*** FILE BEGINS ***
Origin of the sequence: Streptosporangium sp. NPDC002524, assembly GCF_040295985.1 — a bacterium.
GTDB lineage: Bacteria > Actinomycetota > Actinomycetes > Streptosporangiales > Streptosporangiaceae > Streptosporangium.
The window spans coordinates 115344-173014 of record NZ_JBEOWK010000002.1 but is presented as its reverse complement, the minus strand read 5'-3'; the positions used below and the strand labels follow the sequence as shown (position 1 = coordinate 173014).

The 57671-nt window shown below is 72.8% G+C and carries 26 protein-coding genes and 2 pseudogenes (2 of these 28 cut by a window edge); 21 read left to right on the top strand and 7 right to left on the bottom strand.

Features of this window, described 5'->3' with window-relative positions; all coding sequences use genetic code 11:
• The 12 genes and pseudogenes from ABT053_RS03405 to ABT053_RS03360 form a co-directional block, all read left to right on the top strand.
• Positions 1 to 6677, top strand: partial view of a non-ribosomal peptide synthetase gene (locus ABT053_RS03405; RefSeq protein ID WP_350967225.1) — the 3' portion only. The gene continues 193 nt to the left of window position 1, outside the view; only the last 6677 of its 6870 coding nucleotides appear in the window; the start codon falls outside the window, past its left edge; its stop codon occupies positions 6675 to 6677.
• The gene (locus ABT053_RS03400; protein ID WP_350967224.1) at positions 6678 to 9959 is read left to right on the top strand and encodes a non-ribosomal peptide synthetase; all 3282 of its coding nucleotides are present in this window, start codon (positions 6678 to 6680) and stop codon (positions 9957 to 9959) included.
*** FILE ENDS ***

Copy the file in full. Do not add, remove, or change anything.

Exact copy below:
Origin of the sequence: Streptosporangium sp. NPDC002524, assembly GCF_040295985.1 — a bacterium.
GTDB lineage: Bacteria > Actinomycetota > Actinomycetes > Streptosporangiales > Streptosporangiaceae > Streptosporangium.
The window spans coordinates 115344-173014 of record NZ_JBEOWK010000002.1 but is presented as its reverse complement, the minus strand read 5'-3'; the positions used below and the strand labels follow the sequence as shown (position 1 = coordinate 173014).

The 57671-nt window shown below is 72.8% G+C and carries 26 protein-coding genes and 2 pseudogenes (2 of these 28 cut by a window edge); 21 read left to right on the top strand and 7 right to left on the bottom strand.

Features of this window, described 5'->3' with window-relative positions; all coding sequences use genetic code 11:
• The 12 genes and pseudogenes from ABT053_RS03405 to ABT053_RS03360 form a co-directional block, all read left to right on the top strand.
• Positions 1 to 6677, top strand: partial view of a non-ribosomal peptide synthetase gene (locus ABT053_RS03405; RefSeq protein ID WP_350967225.1) — the 3' portion only. The gene continues 193 nt to the left of window position 1, outside the view; only the last 6677 of its 6870 coding nucleotides appear in the window; the start codon falls outside the window, past its left edge; its stop codon occupies positions 6675 to 6677.
• The gene (locus ABT053_RS03400; protein ID WP_350967224.1) at positions 6678 to 9959 is read left to right on the top strand and encodes a non-ribosomal peptide synthetase; all 3282 of its coding nucleotides are present in this window, start codon (positions 6678 to 6680) and stop codon (positions 9957 to 9959) included.